As mentioned earlier, a substrate consisting of isolated P type and N type semiconductor surface layers, into which the monolithicMOSs and complementary bipolar devices are to be built, may be fabricated by various methods. A first alternative to the process already described is the junction isolated method whose final structure is illustrated in FIG. 8. Slective N+ type buried layers 110 of arsenic or antimony, for example, are diffused into a P type substrate in the conventional way. These buried layers are located below those regions in which NPNs, P channel MOSs and MOS capacitors are to be built. An N type epitaxial layer is then grown on the surface of the P type substrate which contains the buried layers. Next a photomasking operation is performed to delineate a conventional isolation pattern. A low resistivity P type diffusion, of boron, for example, resulting in a sheet resistance of about 10 ohms per square is made into this pattern and diffused partially through the epitaxial layer. This results in N type layer 112,114,116 and 118 separated by P type isolation barriers 113,115 and 117.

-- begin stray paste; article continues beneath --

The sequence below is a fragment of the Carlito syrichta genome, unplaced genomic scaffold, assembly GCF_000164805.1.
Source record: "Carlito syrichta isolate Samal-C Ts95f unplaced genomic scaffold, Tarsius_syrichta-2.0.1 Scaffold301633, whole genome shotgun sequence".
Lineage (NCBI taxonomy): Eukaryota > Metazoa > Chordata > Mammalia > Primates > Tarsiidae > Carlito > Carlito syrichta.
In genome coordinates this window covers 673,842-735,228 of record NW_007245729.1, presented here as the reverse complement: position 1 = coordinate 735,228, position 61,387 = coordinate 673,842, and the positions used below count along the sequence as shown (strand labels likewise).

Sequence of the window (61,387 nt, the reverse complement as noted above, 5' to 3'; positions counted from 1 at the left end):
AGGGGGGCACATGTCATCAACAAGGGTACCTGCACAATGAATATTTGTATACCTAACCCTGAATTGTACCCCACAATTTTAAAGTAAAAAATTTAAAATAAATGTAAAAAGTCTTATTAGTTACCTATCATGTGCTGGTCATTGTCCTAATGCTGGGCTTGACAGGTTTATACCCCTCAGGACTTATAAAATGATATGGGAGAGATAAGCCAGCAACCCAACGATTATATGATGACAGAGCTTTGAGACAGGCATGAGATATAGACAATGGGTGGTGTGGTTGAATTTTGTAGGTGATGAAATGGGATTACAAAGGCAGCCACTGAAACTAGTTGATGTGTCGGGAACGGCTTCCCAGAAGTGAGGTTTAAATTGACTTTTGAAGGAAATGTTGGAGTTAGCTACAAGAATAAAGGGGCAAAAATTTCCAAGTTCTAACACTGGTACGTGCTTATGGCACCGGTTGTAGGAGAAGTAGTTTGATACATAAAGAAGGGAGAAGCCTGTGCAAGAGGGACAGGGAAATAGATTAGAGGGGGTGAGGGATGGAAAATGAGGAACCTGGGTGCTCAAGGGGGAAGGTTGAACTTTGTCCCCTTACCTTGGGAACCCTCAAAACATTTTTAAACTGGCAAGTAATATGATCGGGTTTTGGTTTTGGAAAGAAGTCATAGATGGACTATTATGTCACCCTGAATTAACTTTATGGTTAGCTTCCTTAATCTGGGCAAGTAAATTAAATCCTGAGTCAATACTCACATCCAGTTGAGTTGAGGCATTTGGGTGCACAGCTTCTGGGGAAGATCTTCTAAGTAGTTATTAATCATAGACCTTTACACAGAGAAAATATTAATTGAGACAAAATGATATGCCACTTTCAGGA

Another photomasking step is then performed to define collector regions for PNPs and body regions for N channel MOSs. A high resistivity P type diffusion, of boron for example, resulting in a sheet resistance of about 600 ohms per square is made intothese regions (for example, 119) and diffused to a depth of about 10 microns. The isolation diffusion penetrates through the N epitaxial layer and into the substrate during this diffusion. This completes fabrication of a substrate with isolated N and P type regions as shown in FIG. 8.
The second alternative method of preparing a slice with isolated N type and P type regions, which is similar to the main method, utilizes dielectric isolation. As in the main method, an N type single crystal slice has an isolation pattern formed thereon by a conventional photoresist and oxide etch technique. Using an etchant such as hydrochloric acid, isolation valleys are formed in the N type silicon slice. The slice is then oxidized to form the isolation barrier and a polycrystalline silicon is deposited. Next the N type side of the slice is lapped and polished as in the main method.